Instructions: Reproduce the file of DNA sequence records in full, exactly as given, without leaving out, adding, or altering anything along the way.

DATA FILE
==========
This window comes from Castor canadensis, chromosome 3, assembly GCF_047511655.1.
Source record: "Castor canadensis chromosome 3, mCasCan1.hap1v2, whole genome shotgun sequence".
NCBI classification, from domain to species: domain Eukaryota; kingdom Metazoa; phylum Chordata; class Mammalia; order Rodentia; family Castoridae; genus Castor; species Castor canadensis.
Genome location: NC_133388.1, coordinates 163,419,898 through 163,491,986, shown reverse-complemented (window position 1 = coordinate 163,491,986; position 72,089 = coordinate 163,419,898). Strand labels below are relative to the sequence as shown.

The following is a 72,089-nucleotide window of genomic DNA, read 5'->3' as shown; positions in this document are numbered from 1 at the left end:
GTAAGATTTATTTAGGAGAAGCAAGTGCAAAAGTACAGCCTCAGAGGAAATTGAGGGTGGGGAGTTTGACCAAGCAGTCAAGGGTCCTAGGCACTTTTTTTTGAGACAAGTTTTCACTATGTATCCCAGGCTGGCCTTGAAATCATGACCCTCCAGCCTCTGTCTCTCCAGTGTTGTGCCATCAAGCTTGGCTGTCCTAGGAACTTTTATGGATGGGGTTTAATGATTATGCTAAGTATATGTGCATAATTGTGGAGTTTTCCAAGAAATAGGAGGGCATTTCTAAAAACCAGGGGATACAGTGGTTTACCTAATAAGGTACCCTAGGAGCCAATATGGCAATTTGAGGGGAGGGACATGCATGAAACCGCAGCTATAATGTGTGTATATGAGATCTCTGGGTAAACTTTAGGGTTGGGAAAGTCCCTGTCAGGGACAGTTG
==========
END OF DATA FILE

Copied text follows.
This window comes from Castor canadensis, chromosome 3, assembly GCF_047511655.1.
Source record: "Castor canadensis chromosome 3, mCasCan1.hap1v2, whole genome shotgun sequence".
NCBI classification, from domain to species: domain Eukaryota; kingdom Metazoa; phylum Chordata; class Mammalia; order Rodentia; family Castoridae; genus Castor; species Castor canadensis.
Genome location: NC_133388.1, coordinates 163,419,898 through 163,491,986, shown reverse-complemented (window position 1 = coordinate 163,491,986; position 72,089 = coordinate 163,419,898). Strand labels below are relative to the sequence as shown.

The following is a 72,089-nucleotide window of genomic DNA, read 5'->3' as shown; positions in this document are numbered from 1 at the left end:
GTAAGATTTATTTAGGAGAAGCAAGTGCAAAAGTACAGCCTCAGAGGAAATTGAGGGTGGGGAGTTTGACCAAGCAGTCAAGGGTCCTAGGCACTTTTTTTTGAGACAAGTTTTCACTATGTATCCCAGGCTGGCCTTGAAATCATGACCCTCCAGCCTCTGTCTCTCCAGTGTTGTGCCATCAAGCTTGGCTGTCCTAGGAACTTTTATGGATGGGGTTTAATGATTATGCTAAGTATATGTGCATAATTGTGGAGTTTTCCAAGAAATAGGAGGGCATTTCTAAAAACCAGGGGATACAGTGGTTTACCTAATAAGGTACCCTAGGAGCCAATATGGCAATTTGAGGGGAGGGACATGCATGAAACCGCAGCTATAATGTGTGTATATGAGATCTCTGGGTAAACTTTAGGGTTGGGAAAGTCCCTGTCAGGGACAGTTG